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Baker announces 6 pardons and a commutation of a murder sentence

Gov. Charlie Baker (Jessica Rinaldi/The Boston Globe via Getty Images)
Gov. Charlie Baker (Jessica Rinaldi/The Boston Globe via Getty Images)

As he prepares to leave office, Gov. Charlie Baker announced he is commuting a man's first degree murder sentence and granting pardons to six people, including two people convicted in a child molestation case that has been debated for decades.

Among the six pardons the governor announced Friday were those for Gerald Amirault and Cheryl Amirault LeFave. They were convicted of molesting children at their business, The Fells Acre Day School in Malden, in the '80s.

Gerald Amirault served 18 years in prison before he was released on parole in 2004. Cheryl Amirault spent eight years in prison before her conviction was overturned in 1995. The way investigators interviewed the children witnesses led to doubts about their testimony and consequently the allegations against the Amiraults.

"The investigations and prosecutions of the Amiraults in the 1980s took place without the benefit of scientific studies that have in the intervening years led to widespread adoption of investigative protocols designed to protect objectivity and reliability in the investigation of child sex abuse cases,” Baker said in a statement. “I am left with grave doubt regarding the evidentiary strength of these convictions."

The Amiraults are "deeply grateful to the Governor for granting them executive clemency," said their attorney James Sultan. He cited letters from judges and others in law enforcement supporting clemency.

"His decision will help to rectify a grievous wrong which has remained a serious blight on our criminal justice system for nearly four decades," Sultan said.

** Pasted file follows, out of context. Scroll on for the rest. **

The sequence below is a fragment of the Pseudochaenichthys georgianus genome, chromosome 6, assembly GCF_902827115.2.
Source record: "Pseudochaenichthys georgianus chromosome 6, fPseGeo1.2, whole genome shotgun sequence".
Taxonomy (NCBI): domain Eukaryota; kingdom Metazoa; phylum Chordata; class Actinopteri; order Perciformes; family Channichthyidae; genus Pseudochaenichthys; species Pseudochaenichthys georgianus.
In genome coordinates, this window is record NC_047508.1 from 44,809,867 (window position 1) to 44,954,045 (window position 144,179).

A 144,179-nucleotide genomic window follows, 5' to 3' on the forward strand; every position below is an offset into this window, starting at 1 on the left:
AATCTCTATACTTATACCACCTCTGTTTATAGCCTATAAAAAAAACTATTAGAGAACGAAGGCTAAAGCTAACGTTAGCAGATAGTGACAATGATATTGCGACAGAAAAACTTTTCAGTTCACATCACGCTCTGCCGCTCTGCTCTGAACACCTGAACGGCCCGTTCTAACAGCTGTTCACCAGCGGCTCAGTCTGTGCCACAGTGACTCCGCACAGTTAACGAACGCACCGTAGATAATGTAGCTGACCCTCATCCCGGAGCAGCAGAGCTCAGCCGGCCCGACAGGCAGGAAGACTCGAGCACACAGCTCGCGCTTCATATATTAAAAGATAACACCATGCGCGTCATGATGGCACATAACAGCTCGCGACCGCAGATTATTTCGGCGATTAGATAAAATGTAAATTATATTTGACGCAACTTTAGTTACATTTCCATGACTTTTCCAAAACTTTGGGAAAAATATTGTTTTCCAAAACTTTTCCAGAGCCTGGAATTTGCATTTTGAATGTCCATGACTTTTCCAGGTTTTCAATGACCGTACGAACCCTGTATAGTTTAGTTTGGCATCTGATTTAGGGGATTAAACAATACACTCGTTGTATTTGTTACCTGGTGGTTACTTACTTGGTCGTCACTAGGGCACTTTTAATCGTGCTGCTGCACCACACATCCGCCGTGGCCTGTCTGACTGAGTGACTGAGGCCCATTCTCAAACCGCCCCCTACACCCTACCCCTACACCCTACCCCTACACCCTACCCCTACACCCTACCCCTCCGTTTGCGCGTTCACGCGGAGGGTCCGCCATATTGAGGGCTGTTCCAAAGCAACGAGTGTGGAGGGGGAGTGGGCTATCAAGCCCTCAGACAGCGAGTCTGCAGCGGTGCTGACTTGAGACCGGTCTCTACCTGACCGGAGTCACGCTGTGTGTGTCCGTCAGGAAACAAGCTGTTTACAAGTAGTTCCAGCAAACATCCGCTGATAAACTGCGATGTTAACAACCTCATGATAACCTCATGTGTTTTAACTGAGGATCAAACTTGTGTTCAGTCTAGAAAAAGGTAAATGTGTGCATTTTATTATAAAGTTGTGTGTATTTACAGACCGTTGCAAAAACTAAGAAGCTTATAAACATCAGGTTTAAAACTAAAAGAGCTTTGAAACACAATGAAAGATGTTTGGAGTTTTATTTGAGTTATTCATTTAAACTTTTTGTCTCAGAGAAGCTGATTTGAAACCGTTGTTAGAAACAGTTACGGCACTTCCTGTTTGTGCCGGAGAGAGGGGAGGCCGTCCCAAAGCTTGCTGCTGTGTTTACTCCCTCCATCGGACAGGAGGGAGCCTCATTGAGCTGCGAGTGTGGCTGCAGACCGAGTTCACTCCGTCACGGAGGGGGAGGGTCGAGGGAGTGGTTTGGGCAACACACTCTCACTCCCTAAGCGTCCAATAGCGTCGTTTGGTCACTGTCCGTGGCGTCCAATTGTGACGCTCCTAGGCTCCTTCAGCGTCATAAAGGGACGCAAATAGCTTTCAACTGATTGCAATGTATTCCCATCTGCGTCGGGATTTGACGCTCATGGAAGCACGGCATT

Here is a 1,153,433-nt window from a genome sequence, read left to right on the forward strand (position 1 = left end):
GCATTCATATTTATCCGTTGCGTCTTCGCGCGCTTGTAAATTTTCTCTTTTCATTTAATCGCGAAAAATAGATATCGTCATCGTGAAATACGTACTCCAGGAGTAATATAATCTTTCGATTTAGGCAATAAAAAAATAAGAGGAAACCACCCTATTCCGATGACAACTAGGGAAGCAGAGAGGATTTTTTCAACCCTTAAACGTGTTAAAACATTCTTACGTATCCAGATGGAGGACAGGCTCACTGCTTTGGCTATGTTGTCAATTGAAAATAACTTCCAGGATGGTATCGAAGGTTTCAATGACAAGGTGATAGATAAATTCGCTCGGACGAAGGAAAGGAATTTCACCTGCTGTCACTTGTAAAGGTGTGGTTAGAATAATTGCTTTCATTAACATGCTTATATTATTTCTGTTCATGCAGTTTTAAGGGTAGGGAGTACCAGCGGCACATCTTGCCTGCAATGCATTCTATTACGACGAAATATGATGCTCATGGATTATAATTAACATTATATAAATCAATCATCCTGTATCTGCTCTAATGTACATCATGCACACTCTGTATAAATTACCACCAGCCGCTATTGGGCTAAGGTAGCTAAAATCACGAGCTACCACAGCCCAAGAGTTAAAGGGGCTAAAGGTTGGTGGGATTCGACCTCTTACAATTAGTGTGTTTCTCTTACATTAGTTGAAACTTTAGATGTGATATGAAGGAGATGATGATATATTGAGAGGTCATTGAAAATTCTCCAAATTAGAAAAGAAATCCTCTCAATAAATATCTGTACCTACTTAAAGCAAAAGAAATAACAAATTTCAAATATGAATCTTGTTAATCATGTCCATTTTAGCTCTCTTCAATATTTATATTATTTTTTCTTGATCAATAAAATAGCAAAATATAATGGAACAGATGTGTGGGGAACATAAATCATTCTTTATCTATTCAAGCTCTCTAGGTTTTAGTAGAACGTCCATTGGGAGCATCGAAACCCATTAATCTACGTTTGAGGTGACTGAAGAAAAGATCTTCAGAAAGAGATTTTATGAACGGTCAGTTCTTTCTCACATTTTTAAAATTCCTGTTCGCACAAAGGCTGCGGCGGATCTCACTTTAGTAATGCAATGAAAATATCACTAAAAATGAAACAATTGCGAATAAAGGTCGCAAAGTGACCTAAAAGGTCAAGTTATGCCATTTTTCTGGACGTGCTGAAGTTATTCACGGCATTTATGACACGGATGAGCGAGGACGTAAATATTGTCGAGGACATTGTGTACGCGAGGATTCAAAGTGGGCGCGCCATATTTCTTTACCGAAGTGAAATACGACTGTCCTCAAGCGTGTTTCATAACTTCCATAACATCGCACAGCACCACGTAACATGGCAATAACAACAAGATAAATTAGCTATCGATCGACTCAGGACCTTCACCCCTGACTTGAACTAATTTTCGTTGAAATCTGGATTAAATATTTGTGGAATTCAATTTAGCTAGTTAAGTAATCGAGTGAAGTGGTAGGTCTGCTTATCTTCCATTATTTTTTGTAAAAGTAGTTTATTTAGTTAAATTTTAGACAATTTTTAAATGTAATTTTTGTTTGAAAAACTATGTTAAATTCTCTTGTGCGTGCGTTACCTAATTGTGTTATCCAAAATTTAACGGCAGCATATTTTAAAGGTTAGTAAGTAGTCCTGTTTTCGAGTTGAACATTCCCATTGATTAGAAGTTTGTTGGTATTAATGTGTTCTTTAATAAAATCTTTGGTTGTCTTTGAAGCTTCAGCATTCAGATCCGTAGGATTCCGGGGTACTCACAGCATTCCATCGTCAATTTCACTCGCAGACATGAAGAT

Former attorney general and Middlesex County District Attorney Tom Reilly said he supports the governor's decision to pardon the Amiraults.

“While I stand behind the decisions made at the time by the prosecutors, judge and jury, I believe the Governor’s decision is a fitting end to a very troubled case," Reilly said.

Their pardons now go to the Governor's Council for review.

The governor also pardoned four others: Brian Morin, Camille Joseph Chaisson, Michael Biagini and Robert Busa. All four men were charged with low-level crimes decades ago, and are seeking pardons to renew their firearms licenses.

“Each individual has had clean records since these older charges and receiving a pardon will allow them to move forward in their lives," Baker said. "I urge the Governor’s Council to consider each of these cases carefully."

In commuting the first degree murder sentence of Ramadan Shabazz, the governor said Shabazz's crimes were "horrific," but Shabazz has taken responsibility for his actions and "dedicated his life in prison to bettering himself and serving as a mentor to others in prison."

Shabazz, 72, has been in prison for more than 50 years for the murders of Harry Jeffreys and Calvin Thorn. Shabazz and a co-defendant, Raymond White, were convicted for fatally shooting the two security guards at the Freedom Foods grocery store in 1971. Initially, Shabazz was sentenced to death, but after the Massachusetts Supreme Judicial Court 1976 ruling banned the death penalty, his sentence was reduced to life in prison.

While incarcerated, Shabazz participated in more than 50 rehabilitative programs, earned two degrees and worked to mentor young men and help those incarcerated who have mental health issues, according to the governor's office.

"The ability to grant pardons and commutations is one of the most solemn responsibilities given to me as Governor, and I have considered each and every request that has been placed before me with careful deliberation," Baker said in a statement.

The commutation of Shabazz's sentence to second degree murder makes him immediately eligible for parole. The Parole Board has recommended Shabazz's commutation.

Baker announced his first commutations in January for Thomas Koonce and William Allen. Both men's first degree murder sentences were commuted to second-degree murder and both have been released on parole. In total, Baker has commuted the sentences of three people, and pardoned 14 individuals, this year.


Deborah Becker Twitter Host/Reporter
Deborah Becker is a senior correspondent and host at WBUR. Her reporting focuses on mental health, criminal justice and education.



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